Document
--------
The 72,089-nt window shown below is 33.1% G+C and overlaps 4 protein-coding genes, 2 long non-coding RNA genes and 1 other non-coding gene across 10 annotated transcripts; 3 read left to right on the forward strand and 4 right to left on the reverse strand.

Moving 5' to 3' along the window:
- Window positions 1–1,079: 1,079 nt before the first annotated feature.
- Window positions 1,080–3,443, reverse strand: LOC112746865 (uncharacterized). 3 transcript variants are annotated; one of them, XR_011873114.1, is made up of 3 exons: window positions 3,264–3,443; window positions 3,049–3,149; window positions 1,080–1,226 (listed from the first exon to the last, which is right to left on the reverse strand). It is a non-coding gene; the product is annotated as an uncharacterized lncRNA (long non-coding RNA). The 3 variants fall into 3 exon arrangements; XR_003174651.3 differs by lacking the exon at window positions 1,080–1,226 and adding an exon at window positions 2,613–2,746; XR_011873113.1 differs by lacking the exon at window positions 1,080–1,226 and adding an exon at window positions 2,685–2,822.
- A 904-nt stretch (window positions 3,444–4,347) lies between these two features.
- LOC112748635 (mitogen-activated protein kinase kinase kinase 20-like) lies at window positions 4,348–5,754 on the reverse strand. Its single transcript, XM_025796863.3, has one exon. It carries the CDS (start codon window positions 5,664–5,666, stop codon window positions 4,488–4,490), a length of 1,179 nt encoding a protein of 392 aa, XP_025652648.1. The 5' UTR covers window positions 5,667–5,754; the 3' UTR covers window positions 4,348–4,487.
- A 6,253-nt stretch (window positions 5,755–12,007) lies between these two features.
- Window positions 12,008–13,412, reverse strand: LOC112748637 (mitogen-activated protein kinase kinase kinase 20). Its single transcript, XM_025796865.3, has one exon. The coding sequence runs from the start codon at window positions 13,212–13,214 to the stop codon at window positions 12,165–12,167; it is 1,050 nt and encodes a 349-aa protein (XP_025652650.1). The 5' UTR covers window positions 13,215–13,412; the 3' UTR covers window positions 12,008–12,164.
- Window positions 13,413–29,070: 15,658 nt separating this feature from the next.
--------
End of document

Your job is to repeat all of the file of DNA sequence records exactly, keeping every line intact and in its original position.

The 72,089-nt window shown below is 33.1% G+C and overlaps 4 protein-coding genes, 2 long non-coding RNA genes and 1 other non-coding gene across 10 annotated transcripts; 3 read left to right on the forward strand and 4 right to left on the reverse strand.

Moving 5' to 3' along the window:
- Window positions 1–1,079: 1,079 nt before the first annotated feature.
- Window positions 1,080–3,443, reverse strand: LOC112746865 (uncharacterized). 3 transcript variants are annotated; one of them, XR_011873114.1, is made up of 3 exons: window positions 3,264–3,443; window positions 3,049–3,149; window positions 1,080–1,226 (listed from the first exon to the last, which is right to left on the reverse strand). It is a non-coding gene; the product is annotated as an uncharacterized lncRNA (long non-coding RNA). The 3 variants fall into 3 exon arrangements; XR_003174651.3 differs by lacking the exon at window positions 1,080–1,226 and adding an exon at window positions 2,613–2,746; XR_011873113.1 differs by lacking the exon at window positions 1,080–1,226 and adding an exon at window positions 2,685–2,822.
- A 904-nt stretch (window positions 3,444–4,347) lies between these two features.
- LOC112748635 (mitogen-activated protein kinase kinase kinase 20-like) lies at window positions 4,348–5,754 on the reverse strand. Its single transcript, XM_025796863.3, has one exon. It carries the CDS (start codon window positions 5,664–5,666, stop codon window positions 4,488–4,490), a length of 1,179 nt encoding a protein of 392 aa, XP_025652648.1. The 5' UTR covers window positions 5,667–5,754; the 3' UTR covers window positions 4,348–4,487.
- A 6,253-nt stretch (window positions 5,755–12,007) lies between these two features.
- Window positions 12,008–13,412, reverse strand: LOC112748637 (mitogen-activated protein kinase kinase kinase 20). Its single transcript, XM_025796865.3, has one exon. The coding sequence runs from the start codon at window positions 13,212–13,214 to the stop codon at window positions 12,165–12,167; it is 1,050 nt and encodes a 349-aa protein (XP_025652650.1). The 5' UTR covers window positions 13,215–13,412; the 3' UTR covers window positions 12,008–12,164.
- Window positions 13,413–29,070: 15,658 nt separating this feature from the next.